Maslow's Hierarchy of Needs and the Intrapsychic Taxonomy

Maslow’s hierarchy of needs has sometimes been discussed in terms of what needs are intrinsic and what is extrinsic—Maslow discussed deficiency and growth needs—but as we try to place his hierarchy on this dichotomy, we find that some of these needs don’t fit clearly into one or the other class. Clearly, physical needs must be met through external resources, though we use agencies of mind as we work to meet those needs. Similarly, safety needs include things like shelter and clothing, and have an extrinsic basis. But safety is a psychological state as much as it is a physical reality. We are only safe if we feel safe. Basic belonging needs depend both on other people and the support one may draw from them (extrinsic), but also on the sense of being connected to something larger than ones’ self (intrinsic and spiritual). The hierarchical model, presented as a pyramid, does not adequately address these dualities.

If we superimpose Maslow’s needs onto the intrapsychic taxonomy (Figure 2), however, we find some conceptual clarity. Physical needs encompass the entire sphere of body, including those sectors of mind and of spirit influence. Esteem needs, as well as the basic need to know are located in the sphere of mind. Of course, spiritual needs, our need to understand our connectedness to something larger than ourselves, are located in the sphere of spirit. Safety needs, our need to believe we are secure in body, are located at the intersection of needs of mind and body. Belonging needs, our need to feel a connection of self to others, are located at the intersection of the needs of body and spirit. Aesthetic needs, needs to experience beauty and transcendence beyond our normal cognitive experience, not usually considered a part of the hierarchy of needs but considered by Maslow to be part of the meta-needs which are activated in self-actualizing people (Boeree, 2006a), are located at the intersection of the needs of mind and spirit.

Figure Two: Intrapsychic Taxonomy and Maslow's Hierarchy of Needs

Figure Two. Intrapsychic Taxonomy and Maslow's Hierarchy of Needs.

In this reconceptualization we might describe self-actualization as a state of integration of all of our needs and agencies, body, mind and spirit. While Maslow ascribed self actualization to two percent of the population or less, other theorists see self actualization as a drive shared by all organisms (e.g., Rogers, 1957). The intrapsychic taxonomy can accommodate both positions if one conceives of self actualizing as having both state and trait components. Thus, though we may generally not be continually self-actualizing in a Maslowian sense, we may experience moments of transcendence as we perform artistic skills or as we fully experience a religious/spiritual moment. For example, if we are caught up in the aesthetic qualities of a religious ceremony, and are reciting or singing in unison with others, then we are fully engaging all three aspects of self.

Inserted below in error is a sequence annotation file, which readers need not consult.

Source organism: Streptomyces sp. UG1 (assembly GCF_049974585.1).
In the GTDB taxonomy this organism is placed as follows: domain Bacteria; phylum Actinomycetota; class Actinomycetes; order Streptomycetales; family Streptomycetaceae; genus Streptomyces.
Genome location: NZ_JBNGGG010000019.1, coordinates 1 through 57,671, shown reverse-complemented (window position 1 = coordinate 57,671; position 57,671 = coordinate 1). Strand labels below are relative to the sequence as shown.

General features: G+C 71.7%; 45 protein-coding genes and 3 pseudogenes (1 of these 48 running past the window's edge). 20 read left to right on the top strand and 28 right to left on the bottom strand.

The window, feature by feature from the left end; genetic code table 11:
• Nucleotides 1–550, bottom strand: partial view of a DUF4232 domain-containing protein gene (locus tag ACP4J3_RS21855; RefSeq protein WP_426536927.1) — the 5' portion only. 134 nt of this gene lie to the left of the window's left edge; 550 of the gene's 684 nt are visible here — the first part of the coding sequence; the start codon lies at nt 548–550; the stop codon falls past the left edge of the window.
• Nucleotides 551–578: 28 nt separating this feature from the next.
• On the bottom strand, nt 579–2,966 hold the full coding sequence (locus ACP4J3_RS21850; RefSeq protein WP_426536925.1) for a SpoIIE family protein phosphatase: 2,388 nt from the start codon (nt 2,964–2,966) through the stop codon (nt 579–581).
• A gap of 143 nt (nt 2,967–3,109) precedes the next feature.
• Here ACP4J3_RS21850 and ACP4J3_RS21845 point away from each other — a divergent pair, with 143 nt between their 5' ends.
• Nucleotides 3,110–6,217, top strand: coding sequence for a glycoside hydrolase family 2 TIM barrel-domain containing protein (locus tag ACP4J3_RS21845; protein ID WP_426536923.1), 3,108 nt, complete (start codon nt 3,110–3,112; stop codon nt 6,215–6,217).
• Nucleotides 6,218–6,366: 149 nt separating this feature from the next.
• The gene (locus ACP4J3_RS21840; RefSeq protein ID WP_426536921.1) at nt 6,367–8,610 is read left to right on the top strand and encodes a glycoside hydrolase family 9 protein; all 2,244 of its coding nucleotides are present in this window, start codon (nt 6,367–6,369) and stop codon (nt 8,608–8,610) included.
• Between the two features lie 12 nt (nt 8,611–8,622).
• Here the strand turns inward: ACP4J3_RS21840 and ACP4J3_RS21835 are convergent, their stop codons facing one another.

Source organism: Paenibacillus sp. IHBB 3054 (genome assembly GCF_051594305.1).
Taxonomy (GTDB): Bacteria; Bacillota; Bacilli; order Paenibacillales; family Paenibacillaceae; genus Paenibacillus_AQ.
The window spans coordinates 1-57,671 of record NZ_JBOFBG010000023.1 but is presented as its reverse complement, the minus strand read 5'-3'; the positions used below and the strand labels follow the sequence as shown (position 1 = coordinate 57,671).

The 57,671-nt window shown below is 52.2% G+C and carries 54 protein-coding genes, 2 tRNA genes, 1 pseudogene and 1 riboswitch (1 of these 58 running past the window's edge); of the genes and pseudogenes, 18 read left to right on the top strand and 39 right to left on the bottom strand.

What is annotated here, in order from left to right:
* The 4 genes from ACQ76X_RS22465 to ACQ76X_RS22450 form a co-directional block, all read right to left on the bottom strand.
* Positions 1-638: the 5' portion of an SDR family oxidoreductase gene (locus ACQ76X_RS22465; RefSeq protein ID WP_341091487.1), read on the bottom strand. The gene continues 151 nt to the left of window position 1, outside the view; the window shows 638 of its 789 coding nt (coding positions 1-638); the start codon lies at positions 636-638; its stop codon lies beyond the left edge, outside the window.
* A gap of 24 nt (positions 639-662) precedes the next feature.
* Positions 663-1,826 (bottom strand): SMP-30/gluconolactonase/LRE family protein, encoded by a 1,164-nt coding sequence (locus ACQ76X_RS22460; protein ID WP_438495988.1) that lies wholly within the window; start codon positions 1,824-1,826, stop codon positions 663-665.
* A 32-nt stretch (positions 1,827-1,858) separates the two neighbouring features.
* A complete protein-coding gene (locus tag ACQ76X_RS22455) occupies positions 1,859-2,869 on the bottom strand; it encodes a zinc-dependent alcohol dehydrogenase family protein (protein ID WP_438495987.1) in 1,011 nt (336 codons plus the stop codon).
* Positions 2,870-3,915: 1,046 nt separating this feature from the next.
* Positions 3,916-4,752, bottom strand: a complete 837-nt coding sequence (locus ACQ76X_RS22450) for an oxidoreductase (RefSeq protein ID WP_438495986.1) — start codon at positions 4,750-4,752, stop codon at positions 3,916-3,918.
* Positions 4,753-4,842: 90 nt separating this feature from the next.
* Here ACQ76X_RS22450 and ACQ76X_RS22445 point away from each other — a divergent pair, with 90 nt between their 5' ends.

Maslow’s taxonomy of needs begins to explain violations of the predictions of the hierarchical needs structure such as we see in Mozart’s life history. Mozart was arguably the greatest composer of all time to date. His music clearly is an act of aesthetic transcendence, involving the full engagement of his higher order needs, yet Mozart produced this beautiful music while in a state of physical and safety needs deficit. Maslow’s hierarchy would predict that Mozart could not have done this.

Similarly, Americans’ responses to the terrorist attacks of September 11th, 2001 are not predicted by Maslow’s hierarchy. It was our mental selves that were attacked, as very few of us were really in any real physical danger. The zeitgeist of September 11th, 2001 was, “How could anyone hate us so much that they would sacrifice themselves in order to kill some of us?” The hierarchy of needs would predict that in response to this we would focus on our physical and safety needs. Confirming this, we watched the news, often obsessively, reassuring ourselves against physical threat. Only after governmental leaders made public statements about stopping this kind of attack from happening again (by going into Afghanistan and eradicating al Qaeda) were we able to re-enter the sphere of mind from body. But while this was predicted by the hierarchy, on September 11th, and several subsequent days, Americans also packed into their churches, seeking a sense of belonging and spiritual wholeness (hierarchically above the safety and physical needs). Only after we memorialized our fallen peers in ritual, song and folk-memorials of flowers, cards, posters and stuffed animals, set up on sidewalks near the scene of the atrocities, all aesthetic experiences, were we able to move into the sphere of mind, armed with spiritual agencies. So we did not retreat to the lower physical and safety needs only, but also sought spiritual solace and spiritual healing, something not predicted by Maslow’s hierarchy.

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